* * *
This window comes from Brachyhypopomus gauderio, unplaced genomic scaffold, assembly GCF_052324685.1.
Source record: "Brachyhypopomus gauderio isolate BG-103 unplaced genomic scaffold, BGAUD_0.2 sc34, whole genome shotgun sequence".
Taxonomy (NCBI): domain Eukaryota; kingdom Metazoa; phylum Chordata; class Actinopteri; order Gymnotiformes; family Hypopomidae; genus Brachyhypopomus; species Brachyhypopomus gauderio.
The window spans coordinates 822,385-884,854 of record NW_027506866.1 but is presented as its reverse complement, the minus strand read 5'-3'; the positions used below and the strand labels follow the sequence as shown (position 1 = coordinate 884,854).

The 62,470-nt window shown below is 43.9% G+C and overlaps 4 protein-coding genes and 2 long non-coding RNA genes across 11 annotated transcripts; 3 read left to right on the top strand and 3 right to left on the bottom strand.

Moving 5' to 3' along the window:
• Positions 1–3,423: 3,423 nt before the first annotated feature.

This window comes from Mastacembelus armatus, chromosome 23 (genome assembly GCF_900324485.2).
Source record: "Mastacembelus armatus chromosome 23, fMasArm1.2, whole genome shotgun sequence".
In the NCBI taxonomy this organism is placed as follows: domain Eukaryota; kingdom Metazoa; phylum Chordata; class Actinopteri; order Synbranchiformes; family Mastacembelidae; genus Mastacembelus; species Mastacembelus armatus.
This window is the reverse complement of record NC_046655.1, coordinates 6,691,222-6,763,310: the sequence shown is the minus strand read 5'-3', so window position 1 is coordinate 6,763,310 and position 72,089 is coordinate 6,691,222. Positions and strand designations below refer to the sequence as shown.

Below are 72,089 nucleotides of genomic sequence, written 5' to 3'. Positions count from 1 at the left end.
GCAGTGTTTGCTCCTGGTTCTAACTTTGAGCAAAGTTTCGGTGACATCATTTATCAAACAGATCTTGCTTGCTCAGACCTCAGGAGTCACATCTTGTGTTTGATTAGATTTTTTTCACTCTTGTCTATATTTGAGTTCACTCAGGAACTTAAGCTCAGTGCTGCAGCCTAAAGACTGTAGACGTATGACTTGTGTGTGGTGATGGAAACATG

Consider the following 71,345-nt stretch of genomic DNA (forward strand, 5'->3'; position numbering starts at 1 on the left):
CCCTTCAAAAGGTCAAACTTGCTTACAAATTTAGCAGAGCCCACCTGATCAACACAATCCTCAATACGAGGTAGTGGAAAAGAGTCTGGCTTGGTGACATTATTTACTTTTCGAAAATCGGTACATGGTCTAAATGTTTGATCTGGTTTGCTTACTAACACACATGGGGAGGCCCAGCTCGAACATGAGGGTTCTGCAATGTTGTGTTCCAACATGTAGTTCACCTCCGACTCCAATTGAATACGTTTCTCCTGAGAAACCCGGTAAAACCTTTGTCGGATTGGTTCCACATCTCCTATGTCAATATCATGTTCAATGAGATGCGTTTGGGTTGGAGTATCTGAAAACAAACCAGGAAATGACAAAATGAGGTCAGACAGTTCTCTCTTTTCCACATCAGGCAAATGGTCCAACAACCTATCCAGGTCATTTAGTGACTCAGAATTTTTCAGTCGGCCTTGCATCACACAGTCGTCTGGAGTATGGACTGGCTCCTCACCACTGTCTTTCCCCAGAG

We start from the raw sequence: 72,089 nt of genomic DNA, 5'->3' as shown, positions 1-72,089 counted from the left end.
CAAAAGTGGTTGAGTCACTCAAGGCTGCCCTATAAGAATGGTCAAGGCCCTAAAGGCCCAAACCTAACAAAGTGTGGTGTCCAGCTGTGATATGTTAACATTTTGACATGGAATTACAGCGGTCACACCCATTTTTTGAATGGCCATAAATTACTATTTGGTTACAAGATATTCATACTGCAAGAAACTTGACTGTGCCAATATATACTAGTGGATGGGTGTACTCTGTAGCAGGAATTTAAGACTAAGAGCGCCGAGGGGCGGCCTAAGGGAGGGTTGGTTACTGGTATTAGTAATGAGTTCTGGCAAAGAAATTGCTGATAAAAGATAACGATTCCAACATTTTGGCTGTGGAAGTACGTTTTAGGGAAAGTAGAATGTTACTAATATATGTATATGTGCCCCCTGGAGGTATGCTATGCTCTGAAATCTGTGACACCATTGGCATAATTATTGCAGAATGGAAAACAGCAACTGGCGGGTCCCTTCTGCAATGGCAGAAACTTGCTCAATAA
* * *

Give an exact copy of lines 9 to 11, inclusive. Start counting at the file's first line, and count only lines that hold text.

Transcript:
Source record: "Mastacembelus armatus chromosome 23, fMasArm1.2, whole genome shotgun sequence".
In the NCBI taxonomy this organism is placed as follows: domain Eukaryota; kingdom Metazoa; phylum Chordata; class Actinopteri; order Synbranchiformes; family Mastacembelidae; genus Mastacembelus; species Mastacembelus armatus.
This window is the reverse complement of record NC_046655.1, coordinates 6,691,222-6,763,310: the sequence shown is the minus strand read 5'-3', so window position 1 is coordinate 6,763,310 and position 72,089 is coordinate 6,691,222. Positions and strand designations below refer to the sequence as shown.